Besides working with a priest or pastoral associate, engaged couples need to participate in a marriage preparation program. Programs are available in the archdiocese and elsewhere on a wide range of dates.

Holy Orders

Anyone seeking information about preparing for the diaconate or the priesthood should contact the pastor or another member of the pastoral staff. We will be glad to provide further information and assist a man who might be thinking about the diaconate or priesthood in a religious order or a diocesan church.

Pastoral Care and Anointing of the Sick

Following the example of our Lord, the Church has always had a special concern for its sick or dying members, and cares for them in many ways.

Our parishioners regularly visit Emerson Hospital and other facilities to talk or pray with patients or residents. Our extraordinary ministers of holy communion bring holy communion to parishioners who are hospitalized, in skilled nursing facilities, or confined to their homes due to sickness or infirmity.

The pastor will be happy to celebrate the anointing of the sick (or sacrament of the sick) with parishioners who are seriously ill or notably weakened due to advanced age.  Please take the foregoing at face value, and resist any temptation to think of the anointing of the sick exclusively as “last rites” that are reserved for people who are expected to die very soon. This sacrament is primarily meant to strengthen the faith, hope, and charity of a member of the faithful who is seriously ill. It is most fruitful when that person is still alert enough to participate in the prayers being offered for him or her. In such cases we also tend to have more options for the time, place, setting and other circumstances for this sacrament.

Please contact the office to let us know if a family member or friend is ill or infirm and needs any kind of pastoral care. If in doubt whether you or another person ought to be anointed, please ask without delay. As a rule, sooner is better than later.

Rite of Christian Initiation of Adults

The Rite of Christian Initiation of Adults (RCIA) is a process that the Church restored in 1975 after Vatican II.  It did so out of a desire to provide a more thorough and personal preparation to adults seeking to enter the Catholic Church through the sacraments of initiation. The bishops modeled this rite after the baptismal Catechumenate which the Church relied upon during its first four centuries. RCIA was originally provided to assist unbaptized persons to prepare for baptism, confirmation and Eucharist. Those preparing for baptism are known as Catechumens. In recent years RCIA has been adapted to include candidates seeking full communion in the Catholic church including:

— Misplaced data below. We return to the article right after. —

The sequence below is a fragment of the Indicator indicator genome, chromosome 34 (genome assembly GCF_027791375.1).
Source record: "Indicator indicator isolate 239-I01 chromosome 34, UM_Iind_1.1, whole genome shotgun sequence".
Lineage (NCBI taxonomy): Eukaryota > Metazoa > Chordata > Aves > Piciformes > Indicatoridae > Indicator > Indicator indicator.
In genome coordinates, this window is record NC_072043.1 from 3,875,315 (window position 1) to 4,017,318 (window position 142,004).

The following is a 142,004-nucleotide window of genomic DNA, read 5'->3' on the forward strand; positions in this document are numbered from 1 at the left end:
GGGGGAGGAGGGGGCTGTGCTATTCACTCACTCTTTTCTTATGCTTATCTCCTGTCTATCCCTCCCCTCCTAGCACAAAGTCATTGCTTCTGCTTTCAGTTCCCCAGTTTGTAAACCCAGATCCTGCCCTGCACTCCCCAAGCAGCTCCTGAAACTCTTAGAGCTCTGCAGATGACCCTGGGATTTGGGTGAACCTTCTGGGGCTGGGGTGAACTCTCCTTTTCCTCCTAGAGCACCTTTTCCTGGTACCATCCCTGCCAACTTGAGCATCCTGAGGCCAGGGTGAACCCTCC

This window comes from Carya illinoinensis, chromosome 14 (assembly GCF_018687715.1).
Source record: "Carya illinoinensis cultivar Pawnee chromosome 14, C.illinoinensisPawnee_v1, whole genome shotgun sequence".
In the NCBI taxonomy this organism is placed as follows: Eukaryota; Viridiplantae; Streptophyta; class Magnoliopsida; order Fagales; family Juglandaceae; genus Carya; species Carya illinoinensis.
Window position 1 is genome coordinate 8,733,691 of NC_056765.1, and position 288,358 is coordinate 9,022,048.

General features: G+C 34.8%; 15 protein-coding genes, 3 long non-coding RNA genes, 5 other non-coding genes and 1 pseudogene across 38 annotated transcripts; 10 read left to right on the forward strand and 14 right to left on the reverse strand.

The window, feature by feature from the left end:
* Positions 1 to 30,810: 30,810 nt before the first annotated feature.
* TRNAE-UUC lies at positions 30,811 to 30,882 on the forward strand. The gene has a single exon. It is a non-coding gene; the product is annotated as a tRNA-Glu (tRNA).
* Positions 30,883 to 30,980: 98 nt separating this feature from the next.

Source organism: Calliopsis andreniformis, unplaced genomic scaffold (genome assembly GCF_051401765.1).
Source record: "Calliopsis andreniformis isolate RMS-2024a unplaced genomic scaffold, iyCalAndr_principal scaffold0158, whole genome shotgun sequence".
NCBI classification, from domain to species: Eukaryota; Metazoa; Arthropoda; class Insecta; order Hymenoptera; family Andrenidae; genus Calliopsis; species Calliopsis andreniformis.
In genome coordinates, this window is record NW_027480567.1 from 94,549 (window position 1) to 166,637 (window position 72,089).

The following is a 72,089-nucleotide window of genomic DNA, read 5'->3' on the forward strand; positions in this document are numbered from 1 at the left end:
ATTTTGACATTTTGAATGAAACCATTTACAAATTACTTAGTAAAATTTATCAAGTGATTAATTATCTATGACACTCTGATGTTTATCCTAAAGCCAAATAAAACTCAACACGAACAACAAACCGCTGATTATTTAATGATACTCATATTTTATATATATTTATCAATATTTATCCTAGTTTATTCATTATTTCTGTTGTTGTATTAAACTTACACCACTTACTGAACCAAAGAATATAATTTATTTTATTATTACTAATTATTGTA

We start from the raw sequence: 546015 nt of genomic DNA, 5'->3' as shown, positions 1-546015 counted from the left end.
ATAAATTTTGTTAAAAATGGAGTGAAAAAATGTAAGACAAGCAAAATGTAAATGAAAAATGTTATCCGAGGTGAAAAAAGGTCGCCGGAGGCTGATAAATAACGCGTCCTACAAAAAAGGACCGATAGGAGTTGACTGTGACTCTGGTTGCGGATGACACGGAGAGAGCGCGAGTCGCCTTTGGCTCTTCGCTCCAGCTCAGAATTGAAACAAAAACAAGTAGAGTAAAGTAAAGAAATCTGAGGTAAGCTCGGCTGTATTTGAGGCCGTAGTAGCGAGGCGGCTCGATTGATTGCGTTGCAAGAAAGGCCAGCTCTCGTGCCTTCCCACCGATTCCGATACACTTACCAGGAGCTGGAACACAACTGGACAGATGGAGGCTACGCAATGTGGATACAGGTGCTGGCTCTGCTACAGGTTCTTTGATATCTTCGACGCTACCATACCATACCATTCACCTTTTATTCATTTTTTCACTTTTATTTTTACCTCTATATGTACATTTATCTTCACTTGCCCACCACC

1. Baptized Catholics who never received their First Communion, and
  2. Christians who were baptized in other communities of faith.

These candidates participate in this process to prepare for confirmation and Eucharist, but usually for a shorter time especially if they have already had some catechetical formation in another Christian community.

The RCIA is for adults as well as those children who have reached the use of reason. Respecting the fact that every person has different life experience and needs, we recommend seeking out a staff member to have your questions answered, or participate in inquiry sessions when they are offered. Usually adult Catechumens (those previously unbaptized) require a year or more of preparation. Older children usually participate at least six months in RCIA and also participate in the parish faith formation program, Generations of Faith.

The RCIA usually entails a four-step process.

  • The precatechumenate is a time for hospitality, inquiry and becoming acquainted with the faith community. There is no commitment asked for or expected at this time.
  • The primary purpose of the second phase, the catechumenate, is catechesis and faith sharing. These two stages can continue for an undetermined length of time, from a few months to a couple of years.
  • The period of enlightenment, which takes place during Lent, is a time for prayer, reflection and the immediate preparation for the sacraments of initiation which are usually celebrated at the Easter Vigil. At that time, the person is fully initiated into the Catholic Church by receiving Baptism, Confirmation and First Eucharist.
  • The period from Easter Sunday to Pentecost, called mystagogy, completes initiation. This festive season helps new members and the whole Church to more deeply penetrate into the meaning of the Easter sacraments.

Please contact a pastoral associate or the pastor for more information or if you think you would like to participate.